Thailand recorded only 6,556 foreign tourist arrivals in December, or 0.17% of the number reached last year, underlining the failure of the easing granted by the authorities on their health measures.
December’s result was down 99.8% from December 2019, when 3.95 million arrivals were recorded.
Over the whole of 2020, foreign attendance fell 83% from 6.7 million admissions, including 6.69 million recorded in the first quarter before the kingdom closed its borders to foreign tourists at the end of March and prohibits commercial flights entering in early April.
Measures which devastated the hitherto flourishing tourism sector.
Thailand has been welcoming again for four months visitors holding a new special long-stay visa who must, however, undergo a quarantine of two weeks, at their expense.
The authorities have deployed incentives to stimulate domestic tourism, but these efforts, which would not have been able to compensate for the deadweight loss of the foreign manna which represents the bulk of tourism income, were thwarted by a return of the coronavirus epidemic – although the larger number of positive cases compared to the first episode last year conceals a much lower case fatality rate.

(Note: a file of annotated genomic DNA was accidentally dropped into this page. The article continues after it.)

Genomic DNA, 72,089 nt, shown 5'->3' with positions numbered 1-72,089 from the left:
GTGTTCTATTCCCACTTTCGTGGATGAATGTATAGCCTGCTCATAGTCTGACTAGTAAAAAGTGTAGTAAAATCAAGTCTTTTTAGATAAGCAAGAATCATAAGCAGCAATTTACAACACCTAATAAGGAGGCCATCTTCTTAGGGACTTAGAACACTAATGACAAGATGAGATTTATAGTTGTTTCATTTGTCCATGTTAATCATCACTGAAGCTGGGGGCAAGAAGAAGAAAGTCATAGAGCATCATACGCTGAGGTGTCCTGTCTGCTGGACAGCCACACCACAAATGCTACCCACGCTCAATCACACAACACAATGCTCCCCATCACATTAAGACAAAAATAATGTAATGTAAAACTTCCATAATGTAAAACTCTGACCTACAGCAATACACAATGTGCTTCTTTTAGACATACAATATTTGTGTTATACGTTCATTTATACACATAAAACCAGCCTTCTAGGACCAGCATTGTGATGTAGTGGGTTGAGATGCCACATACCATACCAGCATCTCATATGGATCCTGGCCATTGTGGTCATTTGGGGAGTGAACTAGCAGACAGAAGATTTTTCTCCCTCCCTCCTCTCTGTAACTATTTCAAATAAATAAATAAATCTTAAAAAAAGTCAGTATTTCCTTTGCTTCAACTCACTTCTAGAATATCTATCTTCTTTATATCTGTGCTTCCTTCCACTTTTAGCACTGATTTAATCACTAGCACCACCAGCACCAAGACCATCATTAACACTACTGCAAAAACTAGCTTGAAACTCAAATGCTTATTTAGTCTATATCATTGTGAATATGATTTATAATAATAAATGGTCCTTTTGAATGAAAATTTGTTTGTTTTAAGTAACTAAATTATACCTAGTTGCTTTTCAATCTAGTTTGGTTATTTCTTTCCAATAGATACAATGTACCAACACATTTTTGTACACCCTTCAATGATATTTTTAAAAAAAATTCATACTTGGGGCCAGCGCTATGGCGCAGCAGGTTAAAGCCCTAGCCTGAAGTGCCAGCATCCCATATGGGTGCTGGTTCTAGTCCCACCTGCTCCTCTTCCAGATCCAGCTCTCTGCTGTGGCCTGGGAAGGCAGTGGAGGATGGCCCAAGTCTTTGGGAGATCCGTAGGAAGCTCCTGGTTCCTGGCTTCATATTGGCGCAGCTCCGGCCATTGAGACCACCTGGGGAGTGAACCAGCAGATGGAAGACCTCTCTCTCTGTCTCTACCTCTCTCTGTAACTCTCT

The expenditure of the 6.7 million foreign tourists coming in 2020 amounted to 332 billion baht (9.13 billion euros) against 1.910 billion baht (52.50 billion euros) spent by nearly 40 million visitors in 2019, or 11.3% of gross domestic product.
Official forecasts currently put 5 million foreign visitors in 2021, but Finance Minister Arkhom Termpittayapaisith told Reuters last week that the projection was still uncertain.
Meanwhile, the president of the Association of Thai Travel Agents (Atta), Vichit Prakobgosol, quoted by the Bangkok Post, deplored a few days ago that about 30% of the 10,000 receptive tourism companies in the kingdom had closed their doors permanently, while half have put their activity in dormancy for lack of customers.
The association of tourism professionals asked the government earlier this month to lift the mandatory quarantine for tourists vaccinated against Covid-19 from the third quarter. A call reiterated in recent days by several leaders of large groups such as William Heinecke, president of Minor International, the largest hotel and hotel group listed in Thailand. “There are a huge number of people who will not come to Thailand or who will not come to any country that has a quarantine, because it is taking too long,” he told the newspaper. Financial Times.
Thailand confirmed on Monday that it will start its own anti-Covid vaccination program next month.